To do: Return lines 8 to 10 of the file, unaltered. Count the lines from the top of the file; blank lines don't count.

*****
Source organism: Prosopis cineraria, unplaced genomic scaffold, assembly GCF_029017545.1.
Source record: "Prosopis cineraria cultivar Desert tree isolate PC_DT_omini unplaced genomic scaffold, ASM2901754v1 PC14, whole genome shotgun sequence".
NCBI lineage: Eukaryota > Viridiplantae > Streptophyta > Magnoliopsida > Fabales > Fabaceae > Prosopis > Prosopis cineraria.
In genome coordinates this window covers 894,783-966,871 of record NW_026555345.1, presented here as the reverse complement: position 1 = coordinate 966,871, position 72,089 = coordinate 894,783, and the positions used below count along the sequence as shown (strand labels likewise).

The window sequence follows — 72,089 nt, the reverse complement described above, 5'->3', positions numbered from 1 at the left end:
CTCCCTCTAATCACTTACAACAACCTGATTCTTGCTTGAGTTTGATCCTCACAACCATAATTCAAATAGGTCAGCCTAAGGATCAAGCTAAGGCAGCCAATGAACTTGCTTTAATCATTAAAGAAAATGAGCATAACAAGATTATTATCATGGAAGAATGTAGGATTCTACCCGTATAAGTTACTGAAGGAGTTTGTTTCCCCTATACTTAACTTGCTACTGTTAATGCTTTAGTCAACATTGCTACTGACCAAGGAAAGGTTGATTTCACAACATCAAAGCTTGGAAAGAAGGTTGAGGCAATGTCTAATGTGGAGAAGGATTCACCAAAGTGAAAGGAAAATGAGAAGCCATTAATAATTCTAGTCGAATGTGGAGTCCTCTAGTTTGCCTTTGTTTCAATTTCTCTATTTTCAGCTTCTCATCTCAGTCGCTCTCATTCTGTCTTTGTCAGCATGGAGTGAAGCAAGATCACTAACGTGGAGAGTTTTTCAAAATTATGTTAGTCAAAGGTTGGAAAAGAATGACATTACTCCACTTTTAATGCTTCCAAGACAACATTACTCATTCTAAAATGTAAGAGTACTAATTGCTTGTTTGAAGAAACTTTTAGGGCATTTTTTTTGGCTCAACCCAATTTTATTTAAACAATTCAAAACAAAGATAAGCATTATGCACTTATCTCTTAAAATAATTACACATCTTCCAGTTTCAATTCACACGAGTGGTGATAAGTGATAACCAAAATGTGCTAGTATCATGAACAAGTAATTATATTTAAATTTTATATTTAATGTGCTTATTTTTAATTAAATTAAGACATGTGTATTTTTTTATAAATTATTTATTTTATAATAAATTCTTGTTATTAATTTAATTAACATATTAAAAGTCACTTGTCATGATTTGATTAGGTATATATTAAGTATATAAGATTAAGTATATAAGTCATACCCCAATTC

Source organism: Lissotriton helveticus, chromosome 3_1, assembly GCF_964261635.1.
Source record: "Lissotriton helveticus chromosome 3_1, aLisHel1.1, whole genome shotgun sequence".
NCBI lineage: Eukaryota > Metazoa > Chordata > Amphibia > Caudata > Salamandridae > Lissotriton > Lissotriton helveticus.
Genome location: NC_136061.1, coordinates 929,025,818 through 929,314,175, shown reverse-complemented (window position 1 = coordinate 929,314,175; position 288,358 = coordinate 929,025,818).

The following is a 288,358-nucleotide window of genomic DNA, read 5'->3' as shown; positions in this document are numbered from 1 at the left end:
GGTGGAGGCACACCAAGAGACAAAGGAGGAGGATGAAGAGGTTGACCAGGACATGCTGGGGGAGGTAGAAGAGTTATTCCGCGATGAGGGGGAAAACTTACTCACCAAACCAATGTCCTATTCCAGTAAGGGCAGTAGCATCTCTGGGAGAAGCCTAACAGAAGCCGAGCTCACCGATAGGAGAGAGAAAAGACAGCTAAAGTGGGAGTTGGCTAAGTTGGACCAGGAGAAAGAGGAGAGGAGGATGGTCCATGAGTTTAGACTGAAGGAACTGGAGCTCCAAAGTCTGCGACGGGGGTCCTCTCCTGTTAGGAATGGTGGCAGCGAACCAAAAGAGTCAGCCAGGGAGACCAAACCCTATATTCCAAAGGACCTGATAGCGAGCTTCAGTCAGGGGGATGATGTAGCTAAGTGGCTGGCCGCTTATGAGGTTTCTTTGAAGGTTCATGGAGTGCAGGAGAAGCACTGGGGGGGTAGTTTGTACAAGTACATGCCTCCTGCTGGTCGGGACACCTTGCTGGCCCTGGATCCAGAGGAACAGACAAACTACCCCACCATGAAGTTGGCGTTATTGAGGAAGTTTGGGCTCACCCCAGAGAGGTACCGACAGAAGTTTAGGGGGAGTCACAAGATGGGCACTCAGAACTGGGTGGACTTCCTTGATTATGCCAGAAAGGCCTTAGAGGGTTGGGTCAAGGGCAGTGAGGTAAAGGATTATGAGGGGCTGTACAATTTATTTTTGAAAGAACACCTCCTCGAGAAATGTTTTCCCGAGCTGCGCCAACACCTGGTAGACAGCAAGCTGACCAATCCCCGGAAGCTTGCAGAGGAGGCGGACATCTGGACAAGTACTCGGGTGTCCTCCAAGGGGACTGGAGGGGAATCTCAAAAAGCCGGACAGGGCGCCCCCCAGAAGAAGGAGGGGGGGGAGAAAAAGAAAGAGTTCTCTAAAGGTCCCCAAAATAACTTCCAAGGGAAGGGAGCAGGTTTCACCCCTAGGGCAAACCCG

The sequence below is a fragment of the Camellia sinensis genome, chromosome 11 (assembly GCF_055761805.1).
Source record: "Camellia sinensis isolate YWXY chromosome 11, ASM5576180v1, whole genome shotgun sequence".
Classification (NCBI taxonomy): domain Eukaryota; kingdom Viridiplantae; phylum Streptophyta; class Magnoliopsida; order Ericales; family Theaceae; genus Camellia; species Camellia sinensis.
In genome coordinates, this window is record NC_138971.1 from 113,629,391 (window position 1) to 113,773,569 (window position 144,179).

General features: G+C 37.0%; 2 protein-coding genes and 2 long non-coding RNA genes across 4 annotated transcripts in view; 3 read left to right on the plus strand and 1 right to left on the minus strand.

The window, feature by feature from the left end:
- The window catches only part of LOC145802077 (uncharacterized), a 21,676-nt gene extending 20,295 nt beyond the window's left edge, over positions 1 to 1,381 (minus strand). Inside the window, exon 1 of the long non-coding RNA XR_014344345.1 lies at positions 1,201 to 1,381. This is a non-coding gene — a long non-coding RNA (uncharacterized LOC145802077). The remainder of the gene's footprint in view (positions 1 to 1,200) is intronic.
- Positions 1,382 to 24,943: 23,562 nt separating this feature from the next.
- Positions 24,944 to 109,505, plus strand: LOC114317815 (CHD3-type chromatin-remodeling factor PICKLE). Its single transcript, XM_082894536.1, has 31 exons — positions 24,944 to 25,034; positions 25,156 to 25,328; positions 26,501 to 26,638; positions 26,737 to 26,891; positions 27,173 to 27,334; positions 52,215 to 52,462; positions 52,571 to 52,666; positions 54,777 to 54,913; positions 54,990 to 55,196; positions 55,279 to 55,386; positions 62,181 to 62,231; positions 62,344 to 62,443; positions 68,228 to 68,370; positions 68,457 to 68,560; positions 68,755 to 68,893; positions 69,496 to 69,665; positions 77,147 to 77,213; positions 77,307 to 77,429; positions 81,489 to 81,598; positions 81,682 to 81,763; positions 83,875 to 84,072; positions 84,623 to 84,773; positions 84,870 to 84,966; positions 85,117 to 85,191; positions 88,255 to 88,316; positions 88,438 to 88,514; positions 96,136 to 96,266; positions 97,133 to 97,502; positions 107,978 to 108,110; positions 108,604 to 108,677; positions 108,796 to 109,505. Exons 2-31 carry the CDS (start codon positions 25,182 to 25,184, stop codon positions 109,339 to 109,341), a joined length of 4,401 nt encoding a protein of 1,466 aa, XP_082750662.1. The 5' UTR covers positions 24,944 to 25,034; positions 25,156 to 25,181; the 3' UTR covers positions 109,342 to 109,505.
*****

Source record: "Lissotriton helveticus chromosome 3_1, aLisHel1.1, whole genome shotgun sequence".
NCBI lineage: Eukaryota > Metazoa > Chordata > Amphibia > Caudata > Salamandridae > Lissotriton > Lissotriton helveticus.
Genome location: NC_136061.1, coordinates 929,025,818 through 929,314,175, shown reverse-complemented (window position 1 = coordinate 929,314,175; position 288,358 = coordinate 929,025,818).